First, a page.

Your guide to over-the-counter cough and cold treatments
12/17/2015 5:58 PM
Unfortunately, there’s no quick fix for treating a cold or respiratory virus. While there is no cure for a viral infection, there are several over-the-counter options for symptom management.
Decongestants like Sudafed can be a good option, but they can elevate blood pressure. If you have high blood pressure, this is something you should be aware of. We only recommend using nasal decongestants for three days because they can cause you to become more congested over the long term.
Cough suppressants usually have “DM” in the title, which stands for Dextromethorphan. I recommend taking cough suppressants at night because that’s when drainage going down the back of the throat can make you more miserable. You can also elevate the head of the bed to assist with drainage.
Expectorants like Mucinex help you cough up mucous in your chest. Drink plenty of water when taking them because they can make things dry up (which is good), but you need water to moisturize to break things loose.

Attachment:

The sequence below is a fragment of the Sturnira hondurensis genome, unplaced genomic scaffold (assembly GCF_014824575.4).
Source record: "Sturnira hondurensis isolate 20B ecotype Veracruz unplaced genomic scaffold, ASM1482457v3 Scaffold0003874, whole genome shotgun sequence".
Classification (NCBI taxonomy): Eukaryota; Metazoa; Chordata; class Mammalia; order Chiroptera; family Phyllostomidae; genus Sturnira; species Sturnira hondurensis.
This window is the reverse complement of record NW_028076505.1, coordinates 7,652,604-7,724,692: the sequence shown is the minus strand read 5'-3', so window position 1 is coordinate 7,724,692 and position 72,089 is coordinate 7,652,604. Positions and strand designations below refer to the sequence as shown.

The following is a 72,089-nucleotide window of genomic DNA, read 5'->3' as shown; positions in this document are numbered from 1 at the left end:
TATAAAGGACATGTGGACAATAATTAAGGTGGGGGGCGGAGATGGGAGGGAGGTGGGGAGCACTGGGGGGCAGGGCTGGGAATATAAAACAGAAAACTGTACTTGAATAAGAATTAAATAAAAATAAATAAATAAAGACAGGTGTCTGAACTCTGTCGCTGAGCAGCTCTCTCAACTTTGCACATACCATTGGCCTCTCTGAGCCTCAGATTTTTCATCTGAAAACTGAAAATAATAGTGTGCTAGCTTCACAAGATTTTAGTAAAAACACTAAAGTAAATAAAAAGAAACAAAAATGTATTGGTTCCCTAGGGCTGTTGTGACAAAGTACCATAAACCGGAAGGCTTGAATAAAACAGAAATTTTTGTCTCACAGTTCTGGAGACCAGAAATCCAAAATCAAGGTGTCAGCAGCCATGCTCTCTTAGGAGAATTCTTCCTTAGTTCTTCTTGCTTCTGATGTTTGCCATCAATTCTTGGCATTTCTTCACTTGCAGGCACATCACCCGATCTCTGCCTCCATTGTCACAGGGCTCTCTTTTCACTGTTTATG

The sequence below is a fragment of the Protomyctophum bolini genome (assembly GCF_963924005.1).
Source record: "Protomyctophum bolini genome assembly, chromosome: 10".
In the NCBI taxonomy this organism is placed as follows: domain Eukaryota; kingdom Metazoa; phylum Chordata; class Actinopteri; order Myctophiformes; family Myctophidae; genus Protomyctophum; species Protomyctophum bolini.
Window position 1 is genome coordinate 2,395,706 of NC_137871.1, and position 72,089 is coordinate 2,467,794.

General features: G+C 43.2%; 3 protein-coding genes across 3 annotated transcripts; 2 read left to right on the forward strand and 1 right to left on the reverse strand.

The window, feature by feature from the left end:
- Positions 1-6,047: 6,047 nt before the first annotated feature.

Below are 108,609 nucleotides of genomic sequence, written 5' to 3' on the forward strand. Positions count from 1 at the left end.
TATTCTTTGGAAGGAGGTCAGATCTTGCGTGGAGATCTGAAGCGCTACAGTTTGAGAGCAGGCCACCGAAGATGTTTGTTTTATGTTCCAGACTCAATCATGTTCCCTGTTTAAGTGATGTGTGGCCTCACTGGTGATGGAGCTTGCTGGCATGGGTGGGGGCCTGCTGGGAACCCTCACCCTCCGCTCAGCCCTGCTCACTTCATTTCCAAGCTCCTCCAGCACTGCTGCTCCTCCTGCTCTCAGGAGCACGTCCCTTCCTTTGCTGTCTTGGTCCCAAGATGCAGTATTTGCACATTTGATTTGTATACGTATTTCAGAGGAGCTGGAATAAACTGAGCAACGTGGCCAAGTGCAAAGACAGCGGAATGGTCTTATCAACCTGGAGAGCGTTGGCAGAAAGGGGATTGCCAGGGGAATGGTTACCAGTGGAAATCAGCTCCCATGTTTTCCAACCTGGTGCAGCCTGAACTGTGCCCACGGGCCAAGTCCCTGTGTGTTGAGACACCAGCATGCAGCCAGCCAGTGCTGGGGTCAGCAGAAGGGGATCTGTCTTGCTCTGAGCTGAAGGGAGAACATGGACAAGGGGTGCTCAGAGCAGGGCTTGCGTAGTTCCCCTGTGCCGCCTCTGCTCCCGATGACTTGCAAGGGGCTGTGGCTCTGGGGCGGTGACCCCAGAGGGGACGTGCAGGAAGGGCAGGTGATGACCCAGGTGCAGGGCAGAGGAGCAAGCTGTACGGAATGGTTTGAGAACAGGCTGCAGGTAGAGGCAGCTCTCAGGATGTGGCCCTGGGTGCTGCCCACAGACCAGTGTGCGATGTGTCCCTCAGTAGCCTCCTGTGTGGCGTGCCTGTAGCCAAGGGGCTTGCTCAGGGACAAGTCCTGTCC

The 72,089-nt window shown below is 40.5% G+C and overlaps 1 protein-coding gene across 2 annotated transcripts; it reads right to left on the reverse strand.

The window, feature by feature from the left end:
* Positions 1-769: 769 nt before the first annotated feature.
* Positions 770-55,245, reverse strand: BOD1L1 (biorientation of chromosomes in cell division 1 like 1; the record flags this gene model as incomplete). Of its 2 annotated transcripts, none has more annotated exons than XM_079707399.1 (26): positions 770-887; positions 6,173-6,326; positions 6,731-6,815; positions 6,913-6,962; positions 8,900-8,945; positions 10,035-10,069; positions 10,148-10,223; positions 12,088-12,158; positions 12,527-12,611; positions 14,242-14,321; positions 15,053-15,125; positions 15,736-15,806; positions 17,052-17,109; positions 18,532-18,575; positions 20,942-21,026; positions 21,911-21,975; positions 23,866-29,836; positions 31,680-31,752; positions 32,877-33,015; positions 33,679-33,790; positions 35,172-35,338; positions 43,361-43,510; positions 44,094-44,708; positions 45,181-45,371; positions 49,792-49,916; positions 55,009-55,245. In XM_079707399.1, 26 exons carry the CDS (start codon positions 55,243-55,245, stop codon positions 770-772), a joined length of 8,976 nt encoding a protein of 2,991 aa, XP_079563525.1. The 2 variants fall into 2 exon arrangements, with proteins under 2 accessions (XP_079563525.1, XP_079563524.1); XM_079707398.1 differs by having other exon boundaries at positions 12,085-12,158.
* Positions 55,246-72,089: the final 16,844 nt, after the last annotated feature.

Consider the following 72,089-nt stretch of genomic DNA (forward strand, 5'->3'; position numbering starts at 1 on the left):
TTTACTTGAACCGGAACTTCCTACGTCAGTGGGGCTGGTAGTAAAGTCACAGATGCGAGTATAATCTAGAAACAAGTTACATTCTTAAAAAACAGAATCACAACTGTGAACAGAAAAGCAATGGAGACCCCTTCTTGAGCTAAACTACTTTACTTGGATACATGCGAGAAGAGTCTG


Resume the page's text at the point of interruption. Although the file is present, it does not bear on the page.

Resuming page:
It is important to keep tabs on all the different medicines you’re using to avoid overtaking one element or another, especially If you’re using the combination medicine. It’s really not a concern to take a decongestant at the same time as a cough suppressant, because that’s what the cough and cold combination medicines are. Just be sure you’re not taking another over-the-counter or prescription cough and cold medication that has the same elements in it to avoid the risk of overdosing or side effects.
Cough and cold products are not recommended for children under the age of six. You can still give your child Tylenol if they’re more than two months old and ibuprofen if they’re more than six months old.
Other safe options for children include nasal saline and vaporizers. If your child is at least one year old, one teaspoon of honey is recommended for cough as needed. Once your child reaches the six year range, treat them by symptom, avoiding cough and cold combination medicines when you can.
About the Author
Amy Hernandez, MD, is a primary care physician who sees patients at the Live Oak Health Partners clinic in Wimberley, Texas.